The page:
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Speaker: Senate agreed to rice tariff law changes

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PHILIPPINE STAR/RYAN BALDEMOR

By Kenneth Christiane L. Basilio andJohn Victor D. Ordoñez, Reporter

SENATORS have agreed to amend the law that gave local traders control over rice imports, Speaker and Leyte Rep. Ferdinand Martin G. Romualdez said in a statement on Thursday after a meeting between leaders of the Philippines Senate and House of Representatives.

The Senate would discuss proposed changes to the Rice Tariffication Law of 2019 independently and not rely on the version approved by the House, the Speaker said.

“A key focus of the meeting was the amendments to the Rice Tariffication Law, identified as a top priority,” Mr. Romualdez said.

Senator Cynthia A. Villar, who heads the agriculture committee, would file her own version of the bill, he added.

It was not clear whether senators at the meeting had agreed to restore the National Food Authority’s (NFA) power to import and sell rice at subsidized prices.

The House last month approved on final reading changes to the law including restoring the NFA’s power to import the staple during national emergencies.

Congressmen fast-tracked the approval of the bill amid spiraling rice prices. The House bill also increased the Rice Competitiveness Enhancement Fund to P15 billion from P10 billion.   

Ms. Villar earlier bucked the House proposal to reinstate the NFA’s ability to directly import and sell rice.

Her Senate Bill No. 2601 seeks to extend RCEF’s validity to 2031 and provide financial aid to farmers who till fewer than two hectares of land.

The bill does not touch the NFA’s regulatory powers unlike House Bill (HB) No. 10381, which will expand its regulatory and importation functions.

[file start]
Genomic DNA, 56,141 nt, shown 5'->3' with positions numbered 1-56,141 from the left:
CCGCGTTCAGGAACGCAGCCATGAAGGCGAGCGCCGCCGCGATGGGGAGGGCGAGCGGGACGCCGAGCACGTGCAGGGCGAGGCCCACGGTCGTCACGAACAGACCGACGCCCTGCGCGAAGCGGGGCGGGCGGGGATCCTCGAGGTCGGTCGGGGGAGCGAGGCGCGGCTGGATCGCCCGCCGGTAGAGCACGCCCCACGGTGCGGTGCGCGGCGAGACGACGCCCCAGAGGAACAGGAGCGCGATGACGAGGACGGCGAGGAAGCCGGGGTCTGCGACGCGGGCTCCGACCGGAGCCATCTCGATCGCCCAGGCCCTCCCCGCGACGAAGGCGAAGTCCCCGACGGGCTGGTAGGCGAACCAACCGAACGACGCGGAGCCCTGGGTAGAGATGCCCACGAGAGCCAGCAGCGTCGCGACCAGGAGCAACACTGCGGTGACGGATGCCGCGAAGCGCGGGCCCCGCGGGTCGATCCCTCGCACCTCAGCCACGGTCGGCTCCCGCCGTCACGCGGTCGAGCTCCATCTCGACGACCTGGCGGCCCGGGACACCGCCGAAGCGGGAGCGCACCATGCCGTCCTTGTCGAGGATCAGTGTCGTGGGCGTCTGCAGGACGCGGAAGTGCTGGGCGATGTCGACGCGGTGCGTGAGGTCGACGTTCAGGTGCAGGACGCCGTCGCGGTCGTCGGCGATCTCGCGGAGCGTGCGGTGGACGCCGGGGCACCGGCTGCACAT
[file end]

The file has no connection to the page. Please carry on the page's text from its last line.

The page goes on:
Retail prices of regular-milled rice averaged P48 to P51 per kilo, while well-milled rice was P52 to P55 per kilo in Metro Manila markets, according to the Department of Agriculture. Premium rice costs P52 to P62 per kilo, while special rice averaged P57 to P65 per kilo.

“Amending the Rice Tariffication Law is a crucial step towards ensuring food security and economic stability for our farmers,” Mr. Romualdez said.

Also on Thursday, Ms. Villar called on the Agriculture department to improve its implementation of the P30-billion national rice program this year, saying the agency should stop buying overpriced hybrid seedlings that fail to boost rice output.

At a Senate hearing, the lawmaker told Agriculture officials to stop buying “rejected” hybrid seedlings from overseas that often fail to grow on local soil.

“These hybrid seedlings are very expensive at P250 per kilo compared with local inbred seedlings that are only 30 pesos per kilo,” she said in Filipino.

“You were not effective in the national rice program, yet you buy hybrid seedlings worth P15 billion and chemical fertilizer worth P10 billion,” she added.

This came after Agricultural Undersecretary Asis G. Perez asked that they be allowed to directly manage the rice program instead of assigning the task to an ad hoc group.

At the hearing, Philippine Institute for Development Studies (PIDS) research fellow Roehlano M. Briones said that aside from extending the rice fund, Congress should also allot more budget for underfunded programs such as small water impounding and support for organic fertilizer production.

He also opposed the plan to restore the NFA’s power to import and sell rice, which he said could open the door for corruption.

“Imports are still a more cost-effective option for procuring buffer stocks,” he said, adding that rice imports should be assigned to another agency with the authority to import and incorporate modalities such as the ASEAN Plus Three.

ASEAN Plus Three is an agreement between Southeast Asian countries to cooperate on ensuring emergency rice reserves that can be accessed by signatory countries.

Senator Maria Imelda “Imee” R. Marcos has opposed the proposal to bring back the NFA’s import powers, saying the agency had failed to boost rice stocks.

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